We cannot simply assume that unthinkingly applying digital technologies will inevitably bring about a seamless transition to a "better" digital world—a world in which the values of collective action, common knowledge and civic dignity are the norm—rather than ending up in a world of financial or social exploitation through surveillance capitalism, techno-feudalism and diminished humanity.
"The message from world leaders, academics and non-governmental organisations is clear: if we want to address existential threats like climate change, or if we want to achieve the United Nations Sustainable Development Goals for peace, equality, and social justice, then rapid societal transformation is necessary," says Jeremy Pitt, Professor of Intelligent and Self-Organising Systems at Imperial College London, UK, "But we need to ensure that the transformations that digital technologies will help bring about are indeed the societal transformations of the kind that we actually want. As computer scientists and software engineers, we have to think carefully about, and take responsibility for, the impact that our algorithms and systems will have on society. Although difficult and complex, the first principle is quite easy: primum non nocere—first, do no harm. Then, do good."
It is possible to engineer socio-technical systems which point to a "better" digital world, through the direct or indirect codification of algorithms which encapsulate the deep social knowledge of philosophy, political science, and economic science. This includes the Nobel prize winning theory of Elinor Ostrom on institutions for sustainable common pool resource management, Nicholas Rescher's theory of distributive justice for fair resource allocation, and Josiah Ober's theory of basic democracy as a platform for legitimate governance and civic dignity.
Prof Jeremy Pitt’s new book, Self-Organising Multi-Agent Systems: Algorithmic Foundations of Cyber-Anarcho-Socialism approaches the Digital Transformation through a different lens, offering a fresh perspective for educating students and researchers from both the information and social sciences. It shows how ''planned emergence''—the intentional appearance of global properties, such as qualitative values—can be a product of the local self-organisation of conventional rules by autonomous agents.
Self-Organising Multi-Agent Systems is the first volume to bring together ideas from computer science (self-organisation, distributed systems, and artificial intelligence) with ideas from the social sciences (philosophy, economics and politics). The book features an introduction to some concepts and technologies for multi-agent systems and self-organising systems, and then considers the problems of strategic interaction (individual decision-making under uncertainty) and social interaction (collective decision-making under uncertainty). The text covers topics as diverse as game theory, social choice theory and alternative dispute resolution, through to knowledge representation and algorithmic reasoning for electronic institutions, social construction of conceptual resources, and political engagement. Readers will be presented with algorithms for implementing interactional justice, which enable a set of individual subjective assessments on a qualitative matter, such as fairness, can be aggregated into a collective objective assessment, providing a basis for continuous systemic improvement; and will gain insights into the knowledge management processes of basic democracy, providing the basis for both self-determination (whereby those affected by a set of rules participate in their selection, modification and application) and the avoidance of tyranny in all its forms (autocracy, oligarchy and majoritarianism).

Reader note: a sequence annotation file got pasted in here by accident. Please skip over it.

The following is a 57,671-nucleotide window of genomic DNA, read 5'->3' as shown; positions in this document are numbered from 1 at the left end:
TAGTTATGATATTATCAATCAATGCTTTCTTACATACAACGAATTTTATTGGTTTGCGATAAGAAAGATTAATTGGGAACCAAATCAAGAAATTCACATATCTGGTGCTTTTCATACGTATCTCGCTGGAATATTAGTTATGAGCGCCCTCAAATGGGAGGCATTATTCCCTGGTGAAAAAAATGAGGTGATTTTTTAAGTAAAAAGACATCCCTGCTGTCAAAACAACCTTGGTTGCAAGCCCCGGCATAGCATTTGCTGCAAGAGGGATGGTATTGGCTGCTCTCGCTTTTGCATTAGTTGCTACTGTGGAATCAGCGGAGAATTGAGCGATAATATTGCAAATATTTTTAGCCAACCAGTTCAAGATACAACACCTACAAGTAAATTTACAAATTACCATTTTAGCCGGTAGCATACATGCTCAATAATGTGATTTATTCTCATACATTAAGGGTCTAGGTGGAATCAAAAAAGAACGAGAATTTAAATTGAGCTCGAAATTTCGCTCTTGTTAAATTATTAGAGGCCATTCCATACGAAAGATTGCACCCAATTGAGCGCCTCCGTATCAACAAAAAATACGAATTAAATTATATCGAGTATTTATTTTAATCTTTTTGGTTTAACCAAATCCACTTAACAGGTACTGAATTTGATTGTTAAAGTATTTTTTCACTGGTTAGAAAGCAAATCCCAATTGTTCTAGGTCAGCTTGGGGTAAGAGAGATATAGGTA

Self-Organising Multi-Agent Systems: Algorithmic Foundations of Cyber-Anarcho-Socialism retails for US$128 / £115 (hardcover) and is also available in electronic formats. To order or know more about the book, visit http://www.worldscientific.com/worldscibooks/10.1142/Q0307.
About the Author
Jeremy Pitt is Professor of Intelligent and Self-Organising Systems in the Department of Electrical and Electronic Engineering at Imperial College London. He received a B.Sc. in Computer Science from the University of Manchester and a Ph.D. in Computing from Imperial College (University of London). He has been teaching and researching Artificial Intelligence and Human-Computer Interaction for over thirty years, where his research programme has used computational logic to specify algorithmic models of social processes, with applications in cyber-physical and socio-technical systems, especially for sustainable, fair and legitimate self-governance. He has collaborated on research projects extensively in Europe, but also in India and New Zealand, and has held visiting professorial positions in Italy, Japan and Poland. He has published more than 200 articles in journals, conferences and workshops, and this work has received several Best Paper awards. He is a trustee of AITT (the Association for Information Technology Trust), a Fellow of the BCS (British Computer Society) and of the IET (Institution of Engineering and Technology), and in 2018 was appointed as Editor-in-Chief of IEEE Technology & Society Magazine, renewed for three years in 2021.
About World Scientific Publishing Co.
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